# Proving $\frac{p}{\sin x+n\cos x}=\frac{p\csc(\arctan(n)+x)\sin(\arctan(n))}{ n}$

The following two expressions produce the same graph. $$\frac{p}{\sin(x)+n\cos(x)} = \frac {p\csc(\arctan(n)+x)\sin(\arctan(n))}{n}.$$ How to prove that they are equal?

If drawn with polar coordinates, $x$ is $\theta$, the $p$ is the the point of intersection with the $y$-axis and $-n$ is the slope.

Hint:

$$\arctan(n) = y \implies n = \tan(y) \implies \sin(y) = \frac{n}{\sqrt{n^2+1}}, \text{and }\cos(y) = \frac{1}{\sqrt{n^2+1}}.$$ Also, $$\csc(\arctan(n)+x) = \frac{1}{\sin(\arctan(n)+x)} = \frac{1}{\sin(\arctan(n))\cos(x)+\cos(\arctan(n))\sin(x)}$$

Whenever you are dealing with expressions like $\sin(\arctan(n))$, the trick is to draw a triangle like below: You can construct this by noting that for the angle to be $\arctan(n)$ the opposite and adjacent sides must be $n$ and $1$ respecitvely, in which case the Pythagoras rule gives the hypotenuse.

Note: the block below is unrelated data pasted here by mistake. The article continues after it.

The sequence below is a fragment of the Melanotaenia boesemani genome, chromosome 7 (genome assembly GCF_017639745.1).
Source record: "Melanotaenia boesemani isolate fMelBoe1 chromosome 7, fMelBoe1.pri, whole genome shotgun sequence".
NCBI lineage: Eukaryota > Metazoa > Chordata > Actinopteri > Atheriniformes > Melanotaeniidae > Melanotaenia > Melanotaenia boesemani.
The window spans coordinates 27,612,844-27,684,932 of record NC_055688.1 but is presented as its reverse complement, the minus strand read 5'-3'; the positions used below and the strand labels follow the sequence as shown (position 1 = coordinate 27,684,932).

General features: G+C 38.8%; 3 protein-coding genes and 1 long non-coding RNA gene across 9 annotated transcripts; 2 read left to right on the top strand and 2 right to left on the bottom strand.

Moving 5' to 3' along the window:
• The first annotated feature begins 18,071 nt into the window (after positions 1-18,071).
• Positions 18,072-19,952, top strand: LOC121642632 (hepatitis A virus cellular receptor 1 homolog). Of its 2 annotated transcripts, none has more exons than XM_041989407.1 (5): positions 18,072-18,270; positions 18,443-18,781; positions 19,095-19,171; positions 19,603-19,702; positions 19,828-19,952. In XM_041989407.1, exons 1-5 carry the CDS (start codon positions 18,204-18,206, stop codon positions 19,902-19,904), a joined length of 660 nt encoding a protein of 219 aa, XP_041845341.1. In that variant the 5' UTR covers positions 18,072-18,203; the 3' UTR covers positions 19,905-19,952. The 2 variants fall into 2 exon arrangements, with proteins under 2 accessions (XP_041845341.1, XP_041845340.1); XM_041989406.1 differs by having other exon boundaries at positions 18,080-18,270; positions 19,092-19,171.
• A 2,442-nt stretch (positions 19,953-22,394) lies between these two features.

From this you can see: $$\sin(\arctan(n))=\frac{n}{\sqrt{1+n^2}},$$ $$\cos(\arctan(n))=\frac{1}{\sqrt{1+n^2}}.$$ You will also want to expand $\sin(\arctan(n)+x)$, which you can do using the identity $\sin(a+b)=\sin(a)\cos(b)+\cos(a)\sin(b)$.

• It's not $\cos(x)$; it's $\csc(x)$. – Michael McGovern Jul 29 '18 at 1:38

Hint:

$$\sin(\alpha+\beta)=\sin(\alpha)\cos(\beta)+\cos(\alpha)\sin(\beta)$$

and

$$\sin(\arctan(x))=\frac{x}{\sqrt{1+x^2}}$$

• Just letting you know, your two equations here are showing on the same line. – Ruvi Lecamwasam Jul 29 '18 at 1:41